|Orchid seed pod maturing.|
Orchid seeds are notoriously slow-growing. With so many other lovely spring and summer flowers and gardening chores, photographing the developing seed pod had fallen off my radar since last March. By August when I took this photo, the pod was noticeably longer and fuller. Surprisingly, bits of the tepals (petals and sepals together) and column structure are still hanging on. Herb asked me how much longer it would be before it opened, and I had no idea, it could be a month or several, or even a year?
About two weeks ago the seed pod began to turn yellow and shrivel. A few days later I noticed a crack along the side, and some hairy stuff inside became visible.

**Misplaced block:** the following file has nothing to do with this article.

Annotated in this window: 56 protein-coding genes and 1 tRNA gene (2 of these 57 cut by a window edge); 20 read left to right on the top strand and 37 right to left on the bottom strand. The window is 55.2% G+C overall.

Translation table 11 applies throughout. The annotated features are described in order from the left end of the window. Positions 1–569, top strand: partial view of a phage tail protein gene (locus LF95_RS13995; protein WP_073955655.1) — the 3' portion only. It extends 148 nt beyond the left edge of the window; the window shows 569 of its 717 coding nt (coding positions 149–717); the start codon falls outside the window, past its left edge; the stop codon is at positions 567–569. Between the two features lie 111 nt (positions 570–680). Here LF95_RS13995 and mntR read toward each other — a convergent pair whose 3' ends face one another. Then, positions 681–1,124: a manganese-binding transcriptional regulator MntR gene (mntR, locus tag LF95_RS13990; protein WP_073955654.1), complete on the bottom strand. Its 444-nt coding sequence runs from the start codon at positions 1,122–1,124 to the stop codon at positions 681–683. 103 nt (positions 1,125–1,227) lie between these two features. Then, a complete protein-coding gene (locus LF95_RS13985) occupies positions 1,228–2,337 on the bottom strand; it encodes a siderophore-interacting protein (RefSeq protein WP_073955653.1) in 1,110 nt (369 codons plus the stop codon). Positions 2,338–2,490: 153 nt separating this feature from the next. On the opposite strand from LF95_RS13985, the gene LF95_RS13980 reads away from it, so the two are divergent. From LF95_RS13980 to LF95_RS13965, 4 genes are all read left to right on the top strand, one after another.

I presume the tiny seeds are somewhere in there. A week later the pod has continued to open more by twisting itself so that the opening in now facing downwards--to facilitate the seeds dropping?
And here's what the inside looks like. I don't know what function the hairy fluff serves--does it protect the seeds, does it help propel them like parachutes? I don't have the ability to grow orchid seedlings, as they need a very particular sterile environment and mycorrhizal fungi from the plant's roots, but observing the whole process from fertilization to seed has been a fascinating study.
|Looking inside the seed pod.|